Belgium is what the culture of death looks like, behind the veneer of “compassion” and “choice.”

A study in the Journal of Medical Ethics found that nearly 25% of patients denied tube-supplied food and water were dehydrated to death without consent of themselves or family. From the abstract:

Response rate was 58.4%. A decision to forgo ANH occurred in 6.6% of all deaths (4.2% withheld, 3.0% withdrawn). Being female, dying in a care home or hospital and suffering from nervous system diseases (including dementia) or malignancies were the most important patient-related factors positively associated with a decision to forgo ANH.

Physicians indicated that the decision to forgo ANH had had some life-shortening effects in 77% of cases. There had been no consultation with the patient in 81%, mostly due to incapacity (coma or dementia). The family, colleague physicians and nurses were involved in decision making in 76%, 41% and 62%, respectively.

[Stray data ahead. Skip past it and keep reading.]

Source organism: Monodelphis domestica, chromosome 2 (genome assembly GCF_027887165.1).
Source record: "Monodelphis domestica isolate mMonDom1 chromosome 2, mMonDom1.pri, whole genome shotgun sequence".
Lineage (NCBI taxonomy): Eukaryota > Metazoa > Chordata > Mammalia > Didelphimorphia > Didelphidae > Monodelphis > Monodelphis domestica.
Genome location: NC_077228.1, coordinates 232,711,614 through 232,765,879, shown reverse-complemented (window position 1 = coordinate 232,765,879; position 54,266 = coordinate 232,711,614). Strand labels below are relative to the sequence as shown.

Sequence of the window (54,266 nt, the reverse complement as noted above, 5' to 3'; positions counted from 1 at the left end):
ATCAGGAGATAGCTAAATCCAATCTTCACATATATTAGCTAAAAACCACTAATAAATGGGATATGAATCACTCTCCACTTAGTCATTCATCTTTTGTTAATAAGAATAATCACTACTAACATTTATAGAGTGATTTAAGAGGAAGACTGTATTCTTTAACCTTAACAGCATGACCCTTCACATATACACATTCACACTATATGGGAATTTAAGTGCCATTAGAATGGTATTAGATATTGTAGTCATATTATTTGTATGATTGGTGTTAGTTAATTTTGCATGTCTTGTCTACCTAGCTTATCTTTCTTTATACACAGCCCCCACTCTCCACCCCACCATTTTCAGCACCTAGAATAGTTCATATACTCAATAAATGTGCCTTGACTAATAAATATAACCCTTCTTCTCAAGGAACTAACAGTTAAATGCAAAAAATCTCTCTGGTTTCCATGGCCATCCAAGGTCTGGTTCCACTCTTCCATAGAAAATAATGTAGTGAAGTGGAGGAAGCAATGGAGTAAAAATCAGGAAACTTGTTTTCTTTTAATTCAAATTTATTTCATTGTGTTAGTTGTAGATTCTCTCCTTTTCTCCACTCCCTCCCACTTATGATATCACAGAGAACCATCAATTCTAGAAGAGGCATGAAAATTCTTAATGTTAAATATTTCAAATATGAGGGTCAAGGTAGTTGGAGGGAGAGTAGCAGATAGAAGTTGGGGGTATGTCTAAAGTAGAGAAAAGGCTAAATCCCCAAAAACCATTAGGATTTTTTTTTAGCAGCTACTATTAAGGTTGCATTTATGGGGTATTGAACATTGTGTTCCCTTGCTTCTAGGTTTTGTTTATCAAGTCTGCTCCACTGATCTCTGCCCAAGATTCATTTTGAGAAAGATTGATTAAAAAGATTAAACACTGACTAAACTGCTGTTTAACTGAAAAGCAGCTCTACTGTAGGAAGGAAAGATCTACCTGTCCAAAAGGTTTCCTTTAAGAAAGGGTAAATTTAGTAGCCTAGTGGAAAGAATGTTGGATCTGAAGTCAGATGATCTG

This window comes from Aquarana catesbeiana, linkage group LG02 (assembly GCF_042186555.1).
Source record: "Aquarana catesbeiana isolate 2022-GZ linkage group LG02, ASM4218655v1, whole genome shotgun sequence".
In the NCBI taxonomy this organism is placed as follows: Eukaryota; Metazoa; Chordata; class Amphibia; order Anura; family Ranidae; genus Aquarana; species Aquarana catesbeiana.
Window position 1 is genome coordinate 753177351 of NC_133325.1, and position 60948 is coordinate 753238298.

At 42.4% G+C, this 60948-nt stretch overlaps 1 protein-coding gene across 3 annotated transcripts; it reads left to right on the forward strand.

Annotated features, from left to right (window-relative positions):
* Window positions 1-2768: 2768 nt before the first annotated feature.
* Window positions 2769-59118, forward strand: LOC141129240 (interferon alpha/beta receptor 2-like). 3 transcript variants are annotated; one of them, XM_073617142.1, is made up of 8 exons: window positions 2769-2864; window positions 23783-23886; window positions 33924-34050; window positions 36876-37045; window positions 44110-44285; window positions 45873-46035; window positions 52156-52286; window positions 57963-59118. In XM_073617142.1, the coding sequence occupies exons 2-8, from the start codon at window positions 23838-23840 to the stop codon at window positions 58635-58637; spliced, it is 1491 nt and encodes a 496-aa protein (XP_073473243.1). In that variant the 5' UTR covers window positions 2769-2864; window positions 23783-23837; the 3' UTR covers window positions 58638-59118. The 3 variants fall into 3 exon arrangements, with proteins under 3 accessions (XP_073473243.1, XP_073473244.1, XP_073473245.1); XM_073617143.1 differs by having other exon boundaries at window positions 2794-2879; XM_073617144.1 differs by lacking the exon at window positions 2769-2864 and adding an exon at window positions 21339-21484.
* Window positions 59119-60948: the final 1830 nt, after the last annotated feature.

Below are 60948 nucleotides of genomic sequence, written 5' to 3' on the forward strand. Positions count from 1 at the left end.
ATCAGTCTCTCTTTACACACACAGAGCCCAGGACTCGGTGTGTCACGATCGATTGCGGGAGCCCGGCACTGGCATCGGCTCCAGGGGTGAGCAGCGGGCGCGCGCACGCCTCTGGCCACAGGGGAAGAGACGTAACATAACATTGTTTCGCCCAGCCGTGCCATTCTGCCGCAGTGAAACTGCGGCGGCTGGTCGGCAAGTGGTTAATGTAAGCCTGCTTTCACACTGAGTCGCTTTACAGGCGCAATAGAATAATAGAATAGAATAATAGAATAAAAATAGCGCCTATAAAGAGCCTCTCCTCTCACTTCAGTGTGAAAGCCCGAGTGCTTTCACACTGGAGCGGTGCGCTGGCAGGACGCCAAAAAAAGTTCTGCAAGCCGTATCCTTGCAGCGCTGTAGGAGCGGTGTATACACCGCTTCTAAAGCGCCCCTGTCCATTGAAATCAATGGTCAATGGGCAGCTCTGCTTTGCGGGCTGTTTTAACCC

Also note that the study was based on deaths in 2007. The culture of death has permeated all the way into the Belgian bone marrow since then, so I would not be surprised if things were even worse now.

And don’t think this isn’t widespread in active euthanasia. As we have seen in the Netherlands–where termination without request or consent is common and unpunished–once killing is accepted as an acceptable answer to human suffering, “choice” has increasingly less to do with it.

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Wesley J. Smith, J.D., Special Consultant to the CBC
Wesley J. Smith, J.D., Special Consultant to the CBC